There we go; this is what the movie is all about. And by the way, "Killer's" three-decade dream came true, just like the Blues Brothers. "Killer's" band got the call: "We want you at the London Meltdown Royal Festival." One hundred thousand fans to play for, but there's still a broken friendship with lead singer David Johansen. It's a bit too much for "Killer." "Killer" seeks encouragement from his LDS bishop. Bishop "Mac" reassures "Killer," "Just be a good LDS, do your job, and all will be fine." And all is fine. What a great gig in London! Hey, I loved it and I'm definitely into music, even if I'm certainly no "punk."
In the middle of "punkdom," here's a stalwart, a statue who presents LDS doctrine quietly and patiently and prays before the performance. The New York Doll band ends up receiving applause from the "punk of punkdom." It is a warm and emotional time after the success of this one last tour as his fans embrace him.
Quietly resigned, even as one sits thinking, "Wow, he can do it. He can achieve stardom; he's on his way. Wow, what a great come back. What a story!" And then he dutifully returns to Los Angeles, and within days he dies of leukemia--just two hours after his diagnosis! Sad? Yes. Fulfilling? Yes. His dream has come true. His life has been fulfilled. Up from the depths of hell on earth to paradise, his change from booze and nihilism to Mormonism is well, a great story. "It's like LSD--a trip without drugs." That's how "Killer" described being LDS. Unfortunately, "Killer" never further questioned if LDS is similar to LSD--a trip that doesn't fit with reality.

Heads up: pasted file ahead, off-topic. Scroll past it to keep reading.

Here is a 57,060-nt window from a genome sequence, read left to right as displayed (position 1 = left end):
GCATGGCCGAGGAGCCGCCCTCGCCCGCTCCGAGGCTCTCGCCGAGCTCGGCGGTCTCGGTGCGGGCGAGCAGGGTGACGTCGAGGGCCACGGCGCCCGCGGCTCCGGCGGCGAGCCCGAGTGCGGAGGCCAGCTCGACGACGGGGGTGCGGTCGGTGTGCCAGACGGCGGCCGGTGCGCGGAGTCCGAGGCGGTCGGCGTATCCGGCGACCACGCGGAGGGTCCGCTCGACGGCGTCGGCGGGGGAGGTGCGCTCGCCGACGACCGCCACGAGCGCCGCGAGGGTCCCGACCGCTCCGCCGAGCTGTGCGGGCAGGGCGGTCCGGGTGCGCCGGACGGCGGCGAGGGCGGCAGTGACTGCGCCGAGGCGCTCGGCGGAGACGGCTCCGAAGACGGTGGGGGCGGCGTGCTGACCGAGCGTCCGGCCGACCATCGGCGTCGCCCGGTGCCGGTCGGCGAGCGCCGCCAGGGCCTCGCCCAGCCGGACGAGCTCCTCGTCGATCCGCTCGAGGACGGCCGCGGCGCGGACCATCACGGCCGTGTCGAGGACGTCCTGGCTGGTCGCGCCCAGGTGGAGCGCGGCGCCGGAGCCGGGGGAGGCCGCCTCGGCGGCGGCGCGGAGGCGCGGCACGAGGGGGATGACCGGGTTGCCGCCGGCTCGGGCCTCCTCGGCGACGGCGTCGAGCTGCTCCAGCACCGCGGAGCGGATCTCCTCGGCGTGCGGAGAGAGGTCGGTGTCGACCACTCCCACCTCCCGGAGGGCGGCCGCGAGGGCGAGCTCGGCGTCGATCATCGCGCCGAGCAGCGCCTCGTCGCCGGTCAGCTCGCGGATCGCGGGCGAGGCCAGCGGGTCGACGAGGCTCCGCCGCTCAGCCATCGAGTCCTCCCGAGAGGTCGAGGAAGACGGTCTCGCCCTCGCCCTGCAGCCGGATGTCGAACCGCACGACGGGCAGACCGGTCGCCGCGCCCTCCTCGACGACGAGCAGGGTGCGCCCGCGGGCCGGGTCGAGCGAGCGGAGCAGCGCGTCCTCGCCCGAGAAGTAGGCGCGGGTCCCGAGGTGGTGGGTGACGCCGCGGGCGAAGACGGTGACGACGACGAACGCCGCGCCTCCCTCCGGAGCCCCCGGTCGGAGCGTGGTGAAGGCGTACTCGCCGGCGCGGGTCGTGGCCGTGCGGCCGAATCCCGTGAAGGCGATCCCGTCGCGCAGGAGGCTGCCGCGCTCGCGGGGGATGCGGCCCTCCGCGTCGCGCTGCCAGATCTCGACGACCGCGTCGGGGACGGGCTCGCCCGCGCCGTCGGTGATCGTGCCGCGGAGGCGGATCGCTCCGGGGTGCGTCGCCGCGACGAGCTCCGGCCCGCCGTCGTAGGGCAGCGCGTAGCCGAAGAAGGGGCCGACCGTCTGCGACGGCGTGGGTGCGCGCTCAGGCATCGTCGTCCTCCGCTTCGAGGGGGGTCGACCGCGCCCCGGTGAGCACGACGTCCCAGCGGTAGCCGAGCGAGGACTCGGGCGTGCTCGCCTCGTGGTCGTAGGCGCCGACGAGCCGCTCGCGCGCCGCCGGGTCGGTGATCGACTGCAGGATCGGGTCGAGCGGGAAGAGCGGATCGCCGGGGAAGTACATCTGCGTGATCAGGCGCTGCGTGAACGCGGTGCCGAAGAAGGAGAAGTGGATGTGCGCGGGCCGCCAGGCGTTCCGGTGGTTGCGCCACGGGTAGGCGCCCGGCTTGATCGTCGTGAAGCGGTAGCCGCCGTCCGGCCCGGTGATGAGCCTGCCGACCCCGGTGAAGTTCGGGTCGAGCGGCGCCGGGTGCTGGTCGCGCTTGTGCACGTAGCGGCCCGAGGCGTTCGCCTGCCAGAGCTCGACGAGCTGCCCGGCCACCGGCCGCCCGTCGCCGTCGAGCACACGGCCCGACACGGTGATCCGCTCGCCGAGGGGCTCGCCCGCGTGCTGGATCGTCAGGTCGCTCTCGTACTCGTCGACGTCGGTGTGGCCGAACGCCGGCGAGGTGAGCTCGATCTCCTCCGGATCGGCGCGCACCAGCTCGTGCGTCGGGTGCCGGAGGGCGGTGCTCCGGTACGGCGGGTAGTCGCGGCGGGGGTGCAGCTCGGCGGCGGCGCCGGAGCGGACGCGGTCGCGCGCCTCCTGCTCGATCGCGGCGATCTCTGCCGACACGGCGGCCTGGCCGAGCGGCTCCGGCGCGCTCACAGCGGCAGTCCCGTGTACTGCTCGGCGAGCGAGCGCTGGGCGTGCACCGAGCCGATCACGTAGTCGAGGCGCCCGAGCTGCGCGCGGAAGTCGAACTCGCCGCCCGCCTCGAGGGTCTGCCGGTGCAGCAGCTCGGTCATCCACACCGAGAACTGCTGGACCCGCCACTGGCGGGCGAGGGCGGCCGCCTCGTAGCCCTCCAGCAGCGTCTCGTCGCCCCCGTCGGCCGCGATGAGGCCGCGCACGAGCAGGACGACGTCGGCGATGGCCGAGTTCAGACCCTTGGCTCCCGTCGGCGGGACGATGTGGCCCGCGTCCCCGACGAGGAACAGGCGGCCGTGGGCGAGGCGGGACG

I congratulate the team who created the film. "Killer" would be pleased with New York Doll. Music is to emit emotion, and this movie does this. The lady next to me cried as "Killer" faded out for the last time, playing his harmonica to the tune of Love One Another.
If you're LDS, it's worth watching because it speaks volumes. If you're not LDS, it should be watched because it speaks volumes. And the volumes it speaks are well orchestrated by Whiteley, Cunningham, Gordon, and Santiano. Kudos to what I thought would be a boring film. It is a strange story about a strange man, whose dream strangely came true.
For more information on New York Doll, please see here and here.
November 19, 2005
Steve is CEO of Courageous Christians United--the pre-eminent experts in the U.S. on conducting safe and meaningful First Amendment educational outreaches in front of mosques and locales in California. We work to make Romans 10:13ff. possible under the First Amendment. Steve is a former Marine officer who came up through the ranks and in Viet Nam was a team leader and interpreter in the Marine's Combined Action Program which excelled in dismantling the masters of Cell Organization, the Viet Cong. Steve has a BA with honors in Political Science from Cal State University Long Beach, has been married for 35 years, and has two grown children.